In fact, prior research, as well as a recent study on Texas’ “top 10%” approach, has found the opposite. Students, including those from underrepresented groups, are more likely to graduate at more selective universities, which also tend to have more resources and offer more support.

The findings suggest that colleges replacing test scores with an even greater emphasis on high school GPA or class rank could draw in more low-income, black, and Hispanic students, as well as students from low-achieving high schools. Those students may also stand to benefit the most from access to selective colleges. 

That said, if colleges drop test scores but replace them with other measures that are just as correlated with family background, little will change. Moving away from test scores could also disadvantage many Asian-American students, who some contend already face discrimination in college admissions. And changes to admissions criteria will only go so far in addressing large disparities in college access and completion.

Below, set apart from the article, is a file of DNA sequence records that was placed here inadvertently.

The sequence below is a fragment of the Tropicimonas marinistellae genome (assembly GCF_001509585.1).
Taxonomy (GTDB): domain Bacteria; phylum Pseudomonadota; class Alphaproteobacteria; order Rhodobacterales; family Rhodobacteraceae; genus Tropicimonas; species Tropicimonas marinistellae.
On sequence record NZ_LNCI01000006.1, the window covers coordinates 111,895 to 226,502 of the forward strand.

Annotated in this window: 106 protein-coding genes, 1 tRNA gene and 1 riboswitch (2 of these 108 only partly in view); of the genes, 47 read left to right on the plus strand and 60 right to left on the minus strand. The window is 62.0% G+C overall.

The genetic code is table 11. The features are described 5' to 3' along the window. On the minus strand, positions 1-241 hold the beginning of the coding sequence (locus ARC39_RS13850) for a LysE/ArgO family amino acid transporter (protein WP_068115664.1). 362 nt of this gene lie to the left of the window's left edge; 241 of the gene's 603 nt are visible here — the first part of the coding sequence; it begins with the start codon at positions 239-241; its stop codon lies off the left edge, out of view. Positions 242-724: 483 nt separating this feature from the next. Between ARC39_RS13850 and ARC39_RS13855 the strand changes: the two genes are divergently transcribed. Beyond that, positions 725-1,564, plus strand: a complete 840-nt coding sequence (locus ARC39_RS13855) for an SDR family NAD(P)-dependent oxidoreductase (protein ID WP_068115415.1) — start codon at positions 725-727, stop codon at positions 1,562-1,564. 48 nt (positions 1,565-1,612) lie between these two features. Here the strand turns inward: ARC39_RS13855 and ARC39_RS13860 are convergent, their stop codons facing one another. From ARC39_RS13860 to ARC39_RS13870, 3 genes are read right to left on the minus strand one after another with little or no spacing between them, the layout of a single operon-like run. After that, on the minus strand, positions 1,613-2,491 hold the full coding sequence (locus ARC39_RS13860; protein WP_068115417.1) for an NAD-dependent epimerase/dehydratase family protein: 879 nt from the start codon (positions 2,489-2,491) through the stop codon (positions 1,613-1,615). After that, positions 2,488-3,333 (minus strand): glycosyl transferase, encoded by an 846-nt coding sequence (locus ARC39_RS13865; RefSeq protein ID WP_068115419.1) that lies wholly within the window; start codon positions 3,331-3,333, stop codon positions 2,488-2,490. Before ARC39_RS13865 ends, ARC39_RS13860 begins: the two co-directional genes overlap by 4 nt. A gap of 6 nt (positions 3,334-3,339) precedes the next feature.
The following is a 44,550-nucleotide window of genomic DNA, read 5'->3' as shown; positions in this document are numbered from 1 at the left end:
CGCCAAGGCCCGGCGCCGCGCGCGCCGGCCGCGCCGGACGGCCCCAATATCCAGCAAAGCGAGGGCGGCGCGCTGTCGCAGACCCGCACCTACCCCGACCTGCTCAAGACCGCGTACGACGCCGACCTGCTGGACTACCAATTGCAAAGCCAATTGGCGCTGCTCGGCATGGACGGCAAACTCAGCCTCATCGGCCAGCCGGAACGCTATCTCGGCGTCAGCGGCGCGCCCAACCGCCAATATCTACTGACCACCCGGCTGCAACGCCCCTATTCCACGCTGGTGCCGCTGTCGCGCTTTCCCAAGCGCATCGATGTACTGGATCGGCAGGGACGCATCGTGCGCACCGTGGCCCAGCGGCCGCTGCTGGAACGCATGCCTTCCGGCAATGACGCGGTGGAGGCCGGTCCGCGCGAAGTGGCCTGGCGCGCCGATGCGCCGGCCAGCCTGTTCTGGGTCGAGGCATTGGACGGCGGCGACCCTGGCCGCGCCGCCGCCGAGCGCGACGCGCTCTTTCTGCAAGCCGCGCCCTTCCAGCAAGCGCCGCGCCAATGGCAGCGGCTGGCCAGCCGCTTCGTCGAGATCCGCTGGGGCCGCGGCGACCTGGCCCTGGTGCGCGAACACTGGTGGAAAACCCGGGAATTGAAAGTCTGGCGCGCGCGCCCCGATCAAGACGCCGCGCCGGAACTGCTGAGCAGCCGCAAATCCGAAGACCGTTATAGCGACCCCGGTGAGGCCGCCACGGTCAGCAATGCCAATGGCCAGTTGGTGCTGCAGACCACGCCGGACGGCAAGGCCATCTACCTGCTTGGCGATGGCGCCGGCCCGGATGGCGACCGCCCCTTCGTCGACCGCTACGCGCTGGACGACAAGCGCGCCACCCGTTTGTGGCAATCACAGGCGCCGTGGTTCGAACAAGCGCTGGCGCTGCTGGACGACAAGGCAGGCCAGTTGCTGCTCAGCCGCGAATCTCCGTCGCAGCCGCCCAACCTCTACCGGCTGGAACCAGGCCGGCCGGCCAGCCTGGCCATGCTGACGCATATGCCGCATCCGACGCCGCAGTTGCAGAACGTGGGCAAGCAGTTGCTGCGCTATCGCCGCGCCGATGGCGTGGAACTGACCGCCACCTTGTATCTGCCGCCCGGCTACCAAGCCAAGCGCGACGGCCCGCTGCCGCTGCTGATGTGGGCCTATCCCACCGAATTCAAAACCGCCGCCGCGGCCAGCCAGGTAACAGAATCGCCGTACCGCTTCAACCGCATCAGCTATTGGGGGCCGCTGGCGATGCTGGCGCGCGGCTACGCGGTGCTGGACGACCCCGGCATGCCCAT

Notably, Bleemer’s study doesn’t challenge the central claim of testing organizations — that the scores predict who will do well in college.

“Despite the immediate effects of COVID-19 on admissions, it is clear that ACT scores add meaningful insight and significant value,” said Ed Colby, a spokesperson for the ACT. “We encourage colleges to consider multiple factors, including test scores, in a holistic admissions process to ensure that students can showcase their strengths.”

Other studies, though, have shown that other measures, including GPA and where a student attended high school, can offer a lot of the same predictive information. 

Regardless, Bleemer’s point is that those predictions shouldn’t be the focus of college admissions at all. 

“There are a lot of ways to increase a university’s graduation rate. One way to do that is to only admit high-testing, high-income students,” said Bleemer. “Whether that’s the appropriate policy outcome to have in mind seems highly questionable.”